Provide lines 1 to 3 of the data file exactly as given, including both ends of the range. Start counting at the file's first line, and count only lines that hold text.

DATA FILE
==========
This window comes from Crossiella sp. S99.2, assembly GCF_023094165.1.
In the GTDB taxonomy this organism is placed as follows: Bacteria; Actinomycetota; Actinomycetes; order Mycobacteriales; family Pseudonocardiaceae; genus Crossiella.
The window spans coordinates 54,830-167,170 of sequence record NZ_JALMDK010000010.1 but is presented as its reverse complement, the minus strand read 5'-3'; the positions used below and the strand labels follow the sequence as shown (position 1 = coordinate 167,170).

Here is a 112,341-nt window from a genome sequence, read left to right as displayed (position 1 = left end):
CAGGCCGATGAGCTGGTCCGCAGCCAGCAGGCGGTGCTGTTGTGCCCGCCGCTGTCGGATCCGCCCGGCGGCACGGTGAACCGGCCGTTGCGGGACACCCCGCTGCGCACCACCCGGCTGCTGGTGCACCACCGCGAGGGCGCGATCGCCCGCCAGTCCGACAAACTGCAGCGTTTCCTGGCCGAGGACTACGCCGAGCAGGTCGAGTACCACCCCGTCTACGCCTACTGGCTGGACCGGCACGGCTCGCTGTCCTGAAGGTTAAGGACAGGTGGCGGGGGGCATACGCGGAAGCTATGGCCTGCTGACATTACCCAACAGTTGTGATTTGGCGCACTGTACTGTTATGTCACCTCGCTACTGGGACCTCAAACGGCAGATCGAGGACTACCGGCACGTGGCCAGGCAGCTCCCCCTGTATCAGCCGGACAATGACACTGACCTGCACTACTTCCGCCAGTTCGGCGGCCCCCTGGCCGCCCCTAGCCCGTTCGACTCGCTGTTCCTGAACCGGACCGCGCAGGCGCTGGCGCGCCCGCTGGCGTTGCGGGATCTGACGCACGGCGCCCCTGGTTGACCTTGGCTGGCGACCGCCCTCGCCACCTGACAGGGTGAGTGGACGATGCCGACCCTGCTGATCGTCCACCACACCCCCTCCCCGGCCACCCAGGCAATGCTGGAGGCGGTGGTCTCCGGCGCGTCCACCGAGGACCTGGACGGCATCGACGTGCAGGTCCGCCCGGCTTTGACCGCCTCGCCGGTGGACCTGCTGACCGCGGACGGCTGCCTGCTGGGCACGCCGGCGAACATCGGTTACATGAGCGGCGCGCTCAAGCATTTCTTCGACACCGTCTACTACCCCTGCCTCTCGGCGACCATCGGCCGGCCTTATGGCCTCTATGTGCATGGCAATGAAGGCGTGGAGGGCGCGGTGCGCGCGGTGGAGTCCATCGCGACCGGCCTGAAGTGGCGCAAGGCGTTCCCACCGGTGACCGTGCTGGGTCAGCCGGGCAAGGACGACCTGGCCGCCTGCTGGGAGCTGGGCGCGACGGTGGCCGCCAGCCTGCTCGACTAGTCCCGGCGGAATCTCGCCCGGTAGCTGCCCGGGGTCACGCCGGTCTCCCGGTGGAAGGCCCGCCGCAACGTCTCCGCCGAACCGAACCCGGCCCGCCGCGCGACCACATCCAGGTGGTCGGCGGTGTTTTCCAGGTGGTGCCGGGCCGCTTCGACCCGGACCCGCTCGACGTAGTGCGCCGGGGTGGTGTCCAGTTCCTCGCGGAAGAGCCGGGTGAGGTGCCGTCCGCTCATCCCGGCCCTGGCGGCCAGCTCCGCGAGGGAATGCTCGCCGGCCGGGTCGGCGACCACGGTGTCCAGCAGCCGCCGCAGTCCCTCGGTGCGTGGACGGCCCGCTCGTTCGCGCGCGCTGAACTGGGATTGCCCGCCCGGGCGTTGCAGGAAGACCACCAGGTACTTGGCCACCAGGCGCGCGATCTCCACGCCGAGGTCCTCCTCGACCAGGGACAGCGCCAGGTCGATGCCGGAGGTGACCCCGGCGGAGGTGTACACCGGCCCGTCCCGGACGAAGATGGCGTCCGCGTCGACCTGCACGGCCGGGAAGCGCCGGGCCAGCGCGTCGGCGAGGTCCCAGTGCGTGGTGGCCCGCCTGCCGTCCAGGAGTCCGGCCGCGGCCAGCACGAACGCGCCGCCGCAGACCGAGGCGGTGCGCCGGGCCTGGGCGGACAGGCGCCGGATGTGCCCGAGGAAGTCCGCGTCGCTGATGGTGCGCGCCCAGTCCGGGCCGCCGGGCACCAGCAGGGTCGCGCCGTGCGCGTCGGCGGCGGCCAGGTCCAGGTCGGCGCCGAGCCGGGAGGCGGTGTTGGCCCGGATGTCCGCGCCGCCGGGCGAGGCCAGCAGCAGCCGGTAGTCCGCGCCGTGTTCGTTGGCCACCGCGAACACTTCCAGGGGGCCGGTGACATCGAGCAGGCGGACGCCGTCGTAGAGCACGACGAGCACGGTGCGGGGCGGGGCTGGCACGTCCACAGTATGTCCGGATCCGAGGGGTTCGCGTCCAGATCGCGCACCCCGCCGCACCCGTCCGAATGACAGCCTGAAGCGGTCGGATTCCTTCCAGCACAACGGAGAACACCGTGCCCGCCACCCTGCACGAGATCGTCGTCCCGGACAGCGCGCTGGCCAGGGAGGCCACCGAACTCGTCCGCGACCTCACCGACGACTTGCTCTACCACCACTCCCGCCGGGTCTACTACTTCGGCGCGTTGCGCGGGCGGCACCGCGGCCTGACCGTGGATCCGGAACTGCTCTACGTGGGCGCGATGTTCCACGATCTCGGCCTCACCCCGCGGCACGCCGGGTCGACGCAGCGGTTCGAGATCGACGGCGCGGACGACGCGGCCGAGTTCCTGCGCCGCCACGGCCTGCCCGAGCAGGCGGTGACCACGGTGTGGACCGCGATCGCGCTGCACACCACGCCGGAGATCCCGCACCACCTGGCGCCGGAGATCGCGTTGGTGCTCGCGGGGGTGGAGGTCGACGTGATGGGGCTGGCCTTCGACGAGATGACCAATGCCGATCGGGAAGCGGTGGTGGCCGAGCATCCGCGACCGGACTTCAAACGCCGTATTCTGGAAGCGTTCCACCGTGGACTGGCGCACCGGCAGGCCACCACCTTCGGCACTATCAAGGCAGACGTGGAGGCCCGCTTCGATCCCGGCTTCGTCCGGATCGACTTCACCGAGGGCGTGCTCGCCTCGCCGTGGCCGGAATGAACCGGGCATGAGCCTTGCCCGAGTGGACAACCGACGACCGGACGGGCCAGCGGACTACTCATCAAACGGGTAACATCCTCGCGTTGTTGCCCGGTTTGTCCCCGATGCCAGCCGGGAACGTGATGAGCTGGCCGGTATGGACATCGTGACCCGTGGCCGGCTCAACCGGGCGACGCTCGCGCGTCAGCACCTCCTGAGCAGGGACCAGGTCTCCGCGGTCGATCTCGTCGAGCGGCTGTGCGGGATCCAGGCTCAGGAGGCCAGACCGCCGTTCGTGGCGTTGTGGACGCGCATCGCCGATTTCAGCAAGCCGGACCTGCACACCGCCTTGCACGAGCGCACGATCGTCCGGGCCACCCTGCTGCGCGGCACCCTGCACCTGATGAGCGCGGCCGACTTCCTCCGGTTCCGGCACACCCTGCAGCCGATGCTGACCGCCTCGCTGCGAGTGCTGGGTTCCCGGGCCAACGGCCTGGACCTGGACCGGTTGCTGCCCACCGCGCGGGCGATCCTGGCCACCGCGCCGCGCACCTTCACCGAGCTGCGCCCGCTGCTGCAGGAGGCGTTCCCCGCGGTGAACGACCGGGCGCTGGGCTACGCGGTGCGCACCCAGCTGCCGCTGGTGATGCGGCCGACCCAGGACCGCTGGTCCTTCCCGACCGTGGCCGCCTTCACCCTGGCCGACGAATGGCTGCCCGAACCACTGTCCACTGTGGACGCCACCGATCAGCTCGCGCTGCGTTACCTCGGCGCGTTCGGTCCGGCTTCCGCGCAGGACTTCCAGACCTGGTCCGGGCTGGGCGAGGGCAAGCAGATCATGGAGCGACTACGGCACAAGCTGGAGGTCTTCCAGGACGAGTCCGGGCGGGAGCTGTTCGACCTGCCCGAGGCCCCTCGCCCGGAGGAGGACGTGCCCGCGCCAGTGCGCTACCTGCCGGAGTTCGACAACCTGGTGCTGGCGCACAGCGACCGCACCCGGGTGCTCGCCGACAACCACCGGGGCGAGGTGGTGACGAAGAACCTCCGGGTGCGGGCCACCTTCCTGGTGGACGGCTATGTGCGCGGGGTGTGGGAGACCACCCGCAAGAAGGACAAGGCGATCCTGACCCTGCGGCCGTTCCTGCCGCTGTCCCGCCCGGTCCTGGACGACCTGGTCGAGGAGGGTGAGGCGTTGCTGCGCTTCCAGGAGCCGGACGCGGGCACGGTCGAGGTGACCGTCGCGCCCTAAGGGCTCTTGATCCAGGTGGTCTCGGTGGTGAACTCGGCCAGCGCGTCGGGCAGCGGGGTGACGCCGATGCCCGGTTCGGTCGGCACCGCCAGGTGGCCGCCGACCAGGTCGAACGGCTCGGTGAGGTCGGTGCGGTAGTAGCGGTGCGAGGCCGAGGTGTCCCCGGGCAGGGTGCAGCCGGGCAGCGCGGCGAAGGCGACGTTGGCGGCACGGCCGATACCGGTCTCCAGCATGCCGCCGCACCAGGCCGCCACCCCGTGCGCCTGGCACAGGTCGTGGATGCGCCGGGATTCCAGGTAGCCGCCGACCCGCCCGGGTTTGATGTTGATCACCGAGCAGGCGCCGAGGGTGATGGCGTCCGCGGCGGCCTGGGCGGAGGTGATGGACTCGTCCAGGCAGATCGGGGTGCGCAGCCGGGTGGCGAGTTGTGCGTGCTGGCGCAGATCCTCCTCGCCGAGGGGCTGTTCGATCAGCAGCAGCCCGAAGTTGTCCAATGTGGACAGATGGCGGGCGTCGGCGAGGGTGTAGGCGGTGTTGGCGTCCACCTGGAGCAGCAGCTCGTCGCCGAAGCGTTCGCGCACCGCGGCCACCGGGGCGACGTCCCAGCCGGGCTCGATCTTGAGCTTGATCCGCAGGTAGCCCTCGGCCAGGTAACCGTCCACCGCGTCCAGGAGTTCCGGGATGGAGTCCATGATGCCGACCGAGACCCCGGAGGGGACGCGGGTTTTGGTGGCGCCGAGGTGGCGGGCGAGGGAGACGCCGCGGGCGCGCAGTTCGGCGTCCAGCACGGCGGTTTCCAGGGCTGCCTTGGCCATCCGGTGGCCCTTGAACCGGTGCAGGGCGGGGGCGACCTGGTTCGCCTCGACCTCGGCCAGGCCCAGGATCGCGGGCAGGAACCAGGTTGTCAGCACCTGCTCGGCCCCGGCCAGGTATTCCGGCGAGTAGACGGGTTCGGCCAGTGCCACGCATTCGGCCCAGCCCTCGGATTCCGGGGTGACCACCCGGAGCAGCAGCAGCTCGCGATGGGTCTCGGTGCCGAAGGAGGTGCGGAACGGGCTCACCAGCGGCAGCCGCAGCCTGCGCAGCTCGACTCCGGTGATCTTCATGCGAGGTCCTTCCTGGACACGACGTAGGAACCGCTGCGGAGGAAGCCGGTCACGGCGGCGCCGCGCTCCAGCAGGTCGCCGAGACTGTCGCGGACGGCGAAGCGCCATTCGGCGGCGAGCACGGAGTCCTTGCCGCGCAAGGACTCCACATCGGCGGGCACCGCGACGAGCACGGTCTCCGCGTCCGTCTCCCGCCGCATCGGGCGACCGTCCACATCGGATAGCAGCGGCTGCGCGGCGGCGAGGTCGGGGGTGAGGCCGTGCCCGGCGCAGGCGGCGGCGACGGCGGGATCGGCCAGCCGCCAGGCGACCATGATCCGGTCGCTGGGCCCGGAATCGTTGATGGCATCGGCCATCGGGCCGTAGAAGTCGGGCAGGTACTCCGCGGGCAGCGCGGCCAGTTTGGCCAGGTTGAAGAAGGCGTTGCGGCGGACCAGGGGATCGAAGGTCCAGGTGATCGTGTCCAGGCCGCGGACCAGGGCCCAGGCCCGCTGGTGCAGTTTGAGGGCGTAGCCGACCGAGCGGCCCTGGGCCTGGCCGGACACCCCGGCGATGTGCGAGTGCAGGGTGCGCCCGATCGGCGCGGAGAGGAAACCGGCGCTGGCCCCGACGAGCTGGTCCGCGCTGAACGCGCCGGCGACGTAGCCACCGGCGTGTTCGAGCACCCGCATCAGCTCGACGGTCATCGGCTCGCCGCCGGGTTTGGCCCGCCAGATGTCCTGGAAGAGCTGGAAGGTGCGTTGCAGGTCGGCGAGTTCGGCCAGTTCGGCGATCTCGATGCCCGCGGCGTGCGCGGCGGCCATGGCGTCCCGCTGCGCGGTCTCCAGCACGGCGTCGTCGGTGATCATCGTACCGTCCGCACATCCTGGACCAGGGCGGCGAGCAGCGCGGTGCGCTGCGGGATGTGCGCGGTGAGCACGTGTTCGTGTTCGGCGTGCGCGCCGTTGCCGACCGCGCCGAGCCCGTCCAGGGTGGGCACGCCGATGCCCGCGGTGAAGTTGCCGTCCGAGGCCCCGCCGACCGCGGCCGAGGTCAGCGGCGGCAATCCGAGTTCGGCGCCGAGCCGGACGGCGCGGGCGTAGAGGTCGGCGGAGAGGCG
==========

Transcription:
This window comes from Crossiella sp. S99.2, assembly GCF_023094165.1.
In the GTDB taxonomy this organism is placed as follows: Bacteria; Actinomycetota; Actinomycetes; order Mycobacteriales; family Pseudonocardiaceae; genus Crossiella.
The window spans coordinates 54,830-167,170 of sequence record NZ_JALMDK010000010.1 but is presented as its reverse complement, the minus strand read 5'-3'; the positions used below and the strand labels follow the sequence as shown (position 1 = coordinate 167,170).